Inside WeWork’s IPO meltdown: How Adam Neumann and Wall Street’s chaotic partnership obliterated $40 billion in value

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>Instead, negative press was mounting as the hours ticked away, skewering WeWork for its hefty losses ($1.6 billion), the kooky language in its financial document (it was dedicated to “the energy of we”), Neumann’s long list of conflicts (he rented properties to WeWork), and — glaringly — a two-sentence disclosure that WeWork had purchased the trademark to the word “We” from a Neumann-run entity for $5.9 million in stock. >On the phone, Neumann screamed at copresident Jen Berrent, who, along with CFO and copresident Artie Minson, was helming the IPO. The trademark fuss in particular had blindsided him. >Why didn’t you tell me, he yelled. >Neumann was a laughingstock, and he wasn’t taking it well.


Funny thing is that if they had started with a more competent and less shady CEO, they’d probably do pretty well right now. With the rise in remote work, I could see more companies preferring flexible office leasing like WeWork provides. Instead Neumann has really destroyed the brand, and Sandeep has his work cut out for him.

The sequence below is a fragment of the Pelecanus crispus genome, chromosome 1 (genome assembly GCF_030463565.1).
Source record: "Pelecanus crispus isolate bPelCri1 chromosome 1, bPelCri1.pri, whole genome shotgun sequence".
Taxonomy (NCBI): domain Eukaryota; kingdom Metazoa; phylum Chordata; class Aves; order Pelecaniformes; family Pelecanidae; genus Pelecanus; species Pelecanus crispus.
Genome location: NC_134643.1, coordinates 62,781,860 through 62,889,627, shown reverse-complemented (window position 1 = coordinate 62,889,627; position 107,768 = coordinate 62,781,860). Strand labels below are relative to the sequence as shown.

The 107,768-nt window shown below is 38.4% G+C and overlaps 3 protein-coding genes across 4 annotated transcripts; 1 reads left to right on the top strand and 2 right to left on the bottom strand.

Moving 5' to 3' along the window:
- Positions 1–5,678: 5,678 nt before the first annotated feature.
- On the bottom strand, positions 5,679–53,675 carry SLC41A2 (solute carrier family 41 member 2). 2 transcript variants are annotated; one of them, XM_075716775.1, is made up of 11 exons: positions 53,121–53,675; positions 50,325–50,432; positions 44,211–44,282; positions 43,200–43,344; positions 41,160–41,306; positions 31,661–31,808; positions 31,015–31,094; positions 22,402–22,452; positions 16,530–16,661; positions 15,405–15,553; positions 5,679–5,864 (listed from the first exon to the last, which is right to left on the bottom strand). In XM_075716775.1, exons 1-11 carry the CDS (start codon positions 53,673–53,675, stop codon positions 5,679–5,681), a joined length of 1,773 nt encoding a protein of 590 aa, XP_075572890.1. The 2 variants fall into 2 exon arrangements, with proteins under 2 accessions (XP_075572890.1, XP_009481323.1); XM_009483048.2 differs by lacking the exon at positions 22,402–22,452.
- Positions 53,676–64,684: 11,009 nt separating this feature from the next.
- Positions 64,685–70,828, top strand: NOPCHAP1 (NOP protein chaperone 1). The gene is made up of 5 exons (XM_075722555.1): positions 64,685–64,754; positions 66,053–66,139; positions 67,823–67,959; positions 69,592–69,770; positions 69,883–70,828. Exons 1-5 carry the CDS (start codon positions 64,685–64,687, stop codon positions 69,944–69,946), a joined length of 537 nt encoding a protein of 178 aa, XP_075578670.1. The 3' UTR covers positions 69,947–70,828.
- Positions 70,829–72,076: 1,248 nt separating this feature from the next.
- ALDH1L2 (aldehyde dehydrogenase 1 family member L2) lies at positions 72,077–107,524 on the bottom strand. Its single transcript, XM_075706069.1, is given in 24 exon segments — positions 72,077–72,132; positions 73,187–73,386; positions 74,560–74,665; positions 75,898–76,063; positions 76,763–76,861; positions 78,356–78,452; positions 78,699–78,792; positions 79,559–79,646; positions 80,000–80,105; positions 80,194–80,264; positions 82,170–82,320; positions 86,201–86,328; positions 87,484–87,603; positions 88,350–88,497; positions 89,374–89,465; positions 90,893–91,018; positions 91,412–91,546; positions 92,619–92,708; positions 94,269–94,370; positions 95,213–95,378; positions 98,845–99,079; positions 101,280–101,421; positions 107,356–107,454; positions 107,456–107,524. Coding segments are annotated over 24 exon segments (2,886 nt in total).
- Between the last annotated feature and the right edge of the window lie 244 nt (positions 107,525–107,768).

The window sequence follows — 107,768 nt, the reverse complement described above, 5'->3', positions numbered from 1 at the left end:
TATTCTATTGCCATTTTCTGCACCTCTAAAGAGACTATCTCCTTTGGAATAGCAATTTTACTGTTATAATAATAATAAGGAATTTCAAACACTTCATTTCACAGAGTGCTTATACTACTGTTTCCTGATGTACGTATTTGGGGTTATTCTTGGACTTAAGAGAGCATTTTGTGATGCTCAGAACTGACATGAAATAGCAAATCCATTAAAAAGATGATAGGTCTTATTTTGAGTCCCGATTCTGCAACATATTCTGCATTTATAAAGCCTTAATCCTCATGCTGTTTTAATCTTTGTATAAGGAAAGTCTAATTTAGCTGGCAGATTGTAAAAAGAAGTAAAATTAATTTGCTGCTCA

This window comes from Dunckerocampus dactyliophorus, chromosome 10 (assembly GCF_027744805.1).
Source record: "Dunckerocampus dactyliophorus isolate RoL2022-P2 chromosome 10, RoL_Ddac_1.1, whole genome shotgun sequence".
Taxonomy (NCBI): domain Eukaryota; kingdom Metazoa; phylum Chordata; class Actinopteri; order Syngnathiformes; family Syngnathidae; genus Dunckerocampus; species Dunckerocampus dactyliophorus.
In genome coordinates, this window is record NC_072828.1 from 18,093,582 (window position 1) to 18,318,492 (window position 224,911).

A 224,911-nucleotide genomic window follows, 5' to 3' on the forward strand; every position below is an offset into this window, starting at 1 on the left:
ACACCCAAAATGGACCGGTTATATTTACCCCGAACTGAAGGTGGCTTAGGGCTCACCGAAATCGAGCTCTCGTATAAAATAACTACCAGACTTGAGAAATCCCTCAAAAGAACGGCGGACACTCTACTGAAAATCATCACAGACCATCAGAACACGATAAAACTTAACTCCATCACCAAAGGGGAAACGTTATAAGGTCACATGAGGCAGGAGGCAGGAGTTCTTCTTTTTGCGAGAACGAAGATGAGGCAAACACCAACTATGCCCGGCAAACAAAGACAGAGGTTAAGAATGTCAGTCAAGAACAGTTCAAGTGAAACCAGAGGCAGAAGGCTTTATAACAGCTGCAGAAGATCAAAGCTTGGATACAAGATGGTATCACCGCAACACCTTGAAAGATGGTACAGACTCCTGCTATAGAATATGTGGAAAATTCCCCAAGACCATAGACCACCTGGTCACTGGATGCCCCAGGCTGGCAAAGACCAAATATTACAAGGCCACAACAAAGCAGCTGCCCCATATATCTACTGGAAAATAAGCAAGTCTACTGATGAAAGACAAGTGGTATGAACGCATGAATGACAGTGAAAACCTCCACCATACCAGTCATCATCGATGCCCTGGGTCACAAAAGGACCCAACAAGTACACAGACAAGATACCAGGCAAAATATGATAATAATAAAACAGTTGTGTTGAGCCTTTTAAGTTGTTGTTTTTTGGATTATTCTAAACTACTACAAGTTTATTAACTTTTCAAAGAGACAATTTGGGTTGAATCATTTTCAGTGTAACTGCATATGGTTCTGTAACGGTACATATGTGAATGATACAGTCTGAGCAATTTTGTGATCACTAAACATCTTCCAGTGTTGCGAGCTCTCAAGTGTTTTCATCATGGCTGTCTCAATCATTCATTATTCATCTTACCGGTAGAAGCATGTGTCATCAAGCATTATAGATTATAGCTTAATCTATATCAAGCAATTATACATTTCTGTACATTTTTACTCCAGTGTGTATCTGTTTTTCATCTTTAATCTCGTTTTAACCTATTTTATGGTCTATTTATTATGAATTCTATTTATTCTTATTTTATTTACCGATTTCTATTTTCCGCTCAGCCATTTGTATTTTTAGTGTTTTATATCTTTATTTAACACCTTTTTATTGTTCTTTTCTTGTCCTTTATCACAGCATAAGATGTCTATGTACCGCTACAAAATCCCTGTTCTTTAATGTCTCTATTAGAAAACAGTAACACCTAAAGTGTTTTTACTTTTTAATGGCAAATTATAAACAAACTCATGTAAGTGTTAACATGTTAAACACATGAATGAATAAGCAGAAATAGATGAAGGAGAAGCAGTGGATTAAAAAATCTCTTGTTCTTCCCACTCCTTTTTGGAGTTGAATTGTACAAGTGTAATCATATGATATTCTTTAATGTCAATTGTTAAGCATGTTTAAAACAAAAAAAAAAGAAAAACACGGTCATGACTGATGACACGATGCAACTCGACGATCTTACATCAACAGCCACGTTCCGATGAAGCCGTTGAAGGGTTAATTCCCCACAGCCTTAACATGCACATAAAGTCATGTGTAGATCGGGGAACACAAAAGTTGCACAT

Are you kidding me? Yeah.. the value never existed in the first place.


obliterated $40 billion in value” No, the valuation was not obliterated, the valuation was corrected to a sane number.


I remember the story of Son asking Neumann who wins in a fight, the guy who is more skilled or the guy who is more crazy and when Neumann answered “the guy who is more crazy” he gave him a huge investment. That was a huge red flag to me. Basically he was saying keep up appearances even if you have no real substance. At the risk of beating this analogy to death, to me it’s the more skilled guy who wins because the crazy guy’s facade will easily be blown once the first punch is thrown. But hey, finance is 99% keeping up appearances and acting like everything is fine when you could be bankrupt in a week.